Snow Plowing 101

I just heard the weather forecast and it looks like we may finally get some snow that we can measure.  With that thought in mind, I decided that it was a good time to remind everyone that parks on the street, you need to have your vehicle off the street anytime the snow fall exceeds 2”, until the street has been plowed.  Kind of a common sense rule in my book.  It allows us to get things cleaned up in a timely fashion, which in turn saves money.

As long as we are on the subject of plowing, it may be a good time to explain just how we plow snow.  Basically, the Department of Public Works (DPW) has different routes set up around the entire town.  Each driver has his area of responsibility.  In any given area, we go after the main roads first, followed by the secondary roads and then the dead ends, cul-de-sacs and alleys last.  If possible, the guys try to wait until the snow is over before they start to plow, but every event is different.  We also like to start plowing very early in the morning, so we have less traffic to contend with.  You will hear the plow go by from the warmth of your bed.  Once everything is plowed, the last thing we do is apply salt.  At $50-$60 per ton, we use good judgment as to how much and where we apply salt.  Certain intersections and dangerous areas will get more than other areas.  Please keep in mind that salt only works until the temperature gets down in the low teens.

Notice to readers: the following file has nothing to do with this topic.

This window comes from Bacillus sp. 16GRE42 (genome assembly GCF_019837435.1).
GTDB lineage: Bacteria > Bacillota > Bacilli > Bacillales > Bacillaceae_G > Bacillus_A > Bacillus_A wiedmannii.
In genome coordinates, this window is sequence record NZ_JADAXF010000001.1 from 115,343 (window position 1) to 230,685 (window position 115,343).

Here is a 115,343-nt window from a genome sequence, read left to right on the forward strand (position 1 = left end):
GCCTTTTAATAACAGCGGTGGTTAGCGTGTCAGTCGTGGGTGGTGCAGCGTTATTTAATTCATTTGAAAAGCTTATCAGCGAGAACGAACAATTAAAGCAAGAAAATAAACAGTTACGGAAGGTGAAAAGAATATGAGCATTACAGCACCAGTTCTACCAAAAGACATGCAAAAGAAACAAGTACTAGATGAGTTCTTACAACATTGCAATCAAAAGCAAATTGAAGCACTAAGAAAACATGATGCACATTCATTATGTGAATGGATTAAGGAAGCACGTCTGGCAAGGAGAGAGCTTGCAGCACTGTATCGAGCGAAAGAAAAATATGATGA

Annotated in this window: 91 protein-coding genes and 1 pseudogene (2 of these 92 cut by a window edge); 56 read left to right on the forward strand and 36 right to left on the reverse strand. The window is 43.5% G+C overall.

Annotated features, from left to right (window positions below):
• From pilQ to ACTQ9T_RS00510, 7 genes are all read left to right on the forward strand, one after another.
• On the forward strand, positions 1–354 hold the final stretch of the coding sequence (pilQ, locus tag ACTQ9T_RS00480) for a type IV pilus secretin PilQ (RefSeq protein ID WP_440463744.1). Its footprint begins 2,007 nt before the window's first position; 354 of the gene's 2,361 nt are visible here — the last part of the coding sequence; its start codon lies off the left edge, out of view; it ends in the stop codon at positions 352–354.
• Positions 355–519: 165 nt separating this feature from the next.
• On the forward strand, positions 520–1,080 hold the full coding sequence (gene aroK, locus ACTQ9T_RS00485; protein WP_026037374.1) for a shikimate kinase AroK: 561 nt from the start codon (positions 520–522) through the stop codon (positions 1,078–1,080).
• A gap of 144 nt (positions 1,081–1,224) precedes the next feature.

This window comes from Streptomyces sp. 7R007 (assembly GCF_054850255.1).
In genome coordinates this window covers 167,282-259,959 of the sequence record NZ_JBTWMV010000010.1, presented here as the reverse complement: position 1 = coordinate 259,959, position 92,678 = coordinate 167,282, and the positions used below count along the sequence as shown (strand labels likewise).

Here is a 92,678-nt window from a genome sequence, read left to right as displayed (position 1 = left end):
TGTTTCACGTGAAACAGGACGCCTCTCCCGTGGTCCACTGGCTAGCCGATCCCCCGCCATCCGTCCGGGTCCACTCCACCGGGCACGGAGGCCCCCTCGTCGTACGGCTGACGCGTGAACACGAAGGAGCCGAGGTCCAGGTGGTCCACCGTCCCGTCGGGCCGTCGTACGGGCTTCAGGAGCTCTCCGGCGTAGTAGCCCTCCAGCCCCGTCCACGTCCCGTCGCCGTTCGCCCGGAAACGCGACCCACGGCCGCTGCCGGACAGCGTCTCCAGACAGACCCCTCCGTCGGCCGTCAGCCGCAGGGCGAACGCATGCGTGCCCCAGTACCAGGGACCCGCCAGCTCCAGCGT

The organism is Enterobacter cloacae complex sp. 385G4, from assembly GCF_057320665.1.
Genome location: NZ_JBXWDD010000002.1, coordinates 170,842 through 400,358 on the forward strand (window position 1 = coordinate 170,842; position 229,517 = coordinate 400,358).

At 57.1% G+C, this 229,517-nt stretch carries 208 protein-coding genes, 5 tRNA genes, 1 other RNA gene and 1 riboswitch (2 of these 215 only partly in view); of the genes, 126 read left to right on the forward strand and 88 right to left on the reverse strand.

Depending on the amount of snow we get, the very last thing we do is push the corners back and then clean up the downtown area, so that parking is better along Main Street and the piles of snow along the curb are removed for better pedestrian access.  With narrow sidewalks along the back of the curb in the downtown area, heavy snows can be a problem for the downtown.  We monitor the situation and take appropriate action and the business owners generally do a very good job of keeping their walks clear, and if there is a specific problem area, a simple call to the Village office will usually get the situation handled in short order.  I have personally plowed snow many times over the years and its fun for about the first hour and then it gets old in a hurry.  They usually give me the small trucks to use or the payloader.  They also usually assign me to do cul-de-sacs, alleys or parking lots.  I think that’s because no one like to do those areas, because they are difficult and time consuming.  Sometimes I go out when everyone else from DPW has gone home for rest.  I just try to keep the main roads open until the manpower is rested and return to work.  And that’s it for Snow Plowing 101!

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